Tongo, Congo Tutsi-led rebels tightened their hold on newly seized swaths of eastern Congo on Saturday, forcing tens of thousands of frightened, rain-soaked civilians out of makeshift refugee camps and stopping some from fleeing to government-held territory.
Aid organizations said they were increasingly worried about a lack of food and shelter.
European officials offered sympathy but no concrete promise of military reinforcements for the Congolese troops and U.N. peacekeepers routed by rebel forces in the sudden and dramatic escalation of eastern Congo's civil war in the past week.
The rebels appeared to be maintaining a unilateral cease-fire they declared a day earlier, focusing on consolidating territories that stretch to the doorstep of the provincial capital, Goma, instead of taking the city.
The rebels, who said people were leaving the refugee camps of their own free will, asserted that they stopped short of Goma in hopes of stopping the chaos that had engulfed it as government troops fled along with tens of thousands of refugees. However, Goma was also the site of rebel leader Laurent Nkunda's greatest defeat when U.N. attack helicopters fired on his fighters advancing on the city in December, killing hundreds of them. It was not clear if that experience influenced his decision.
The area that Nkunda has seized is a minerally and agriculturally rich area that commands much of the access to the Rwandan and Ugandan borders.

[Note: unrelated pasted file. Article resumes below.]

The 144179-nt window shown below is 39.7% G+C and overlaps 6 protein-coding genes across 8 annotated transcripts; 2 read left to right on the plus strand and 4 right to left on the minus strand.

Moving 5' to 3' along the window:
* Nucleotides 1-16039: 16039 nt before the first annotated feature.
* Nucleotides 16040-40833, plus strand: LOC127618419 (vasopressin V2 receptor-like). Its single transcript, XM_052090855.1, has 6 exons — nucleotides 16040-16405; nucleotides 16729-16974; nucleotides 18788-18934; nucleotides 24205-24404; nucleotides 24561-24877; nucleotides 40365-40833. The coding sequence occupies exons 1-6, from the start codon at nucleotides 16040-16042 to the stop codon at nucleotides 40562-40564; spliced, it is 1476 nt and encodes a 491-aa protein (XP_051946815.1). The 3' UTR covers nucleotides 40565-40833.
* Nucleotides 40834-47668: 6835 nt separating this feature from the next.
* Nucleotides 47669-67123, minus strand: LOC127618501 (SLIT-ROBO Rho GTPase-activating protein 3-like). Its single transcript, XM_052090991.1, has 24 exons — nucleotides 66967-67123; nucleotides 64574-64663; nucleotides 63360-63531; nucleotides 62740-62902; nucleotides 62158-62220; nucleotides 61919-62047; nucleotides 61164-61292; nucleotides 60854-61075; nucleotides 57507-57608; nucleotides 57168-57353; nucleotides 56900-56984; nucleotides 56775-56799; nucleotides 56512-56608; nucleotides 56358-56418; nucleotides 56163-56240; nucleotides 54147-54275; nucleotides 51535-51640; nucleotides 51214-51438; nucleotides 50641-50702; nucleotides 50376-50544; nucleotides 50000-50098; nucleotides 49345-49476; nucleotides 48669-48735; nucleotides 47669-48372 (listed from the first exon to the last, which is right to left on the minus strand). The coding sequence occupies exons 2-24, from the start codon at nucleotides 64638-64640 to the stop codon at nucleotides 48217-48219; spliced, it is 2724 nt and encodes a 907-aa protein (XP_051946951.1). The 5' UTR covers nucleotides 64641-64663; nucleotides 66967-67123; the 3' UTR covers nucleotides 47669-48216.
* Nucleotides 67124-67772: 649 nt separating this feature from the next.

Britain's minister for Africa said the U.K. could send troops if Nkunda's cease-fire fails but the first reinforcements should be soldiers deployed elsewhere in the country with the U.N. force known by its French acronym, MONUC.
British Foreign Minister David Miliband, who rushed to the region with French Foreign Minister Bernard Kouchner after the outbreak of fighting, downplayed the possibility of an EU peacekeeping force.
"Nothing is being ruled out, and that remains the point," he told reporters in the Rwandan capital after leaving a refugee camp outside Goma. "But we have a 17,000-strong MONUC force, and that is of course the first call for security support in the Congo."
Kouchner said his government was committed to humanitarian assistance, but not necessarily sending in troops.
The French aid group Doctors Without Borders said it was "extremely concerned about the tens of thousands of people currently on the move, fleeing the fighting." It said they were in "urgent need of clean water, basic items like blankets and shelter materials, and food."
Dozens of people already have died of cholera or severe diarrhea for lack of clean water.
Nkunda told the AP by telephone on Saturday that he has opened a humanitarian corridor to allow refugees to come home and for aid to get through.
But there was no sign of any food getting through Saturday, with aid workers saying some contractors are refusing to move food because of the insecurity.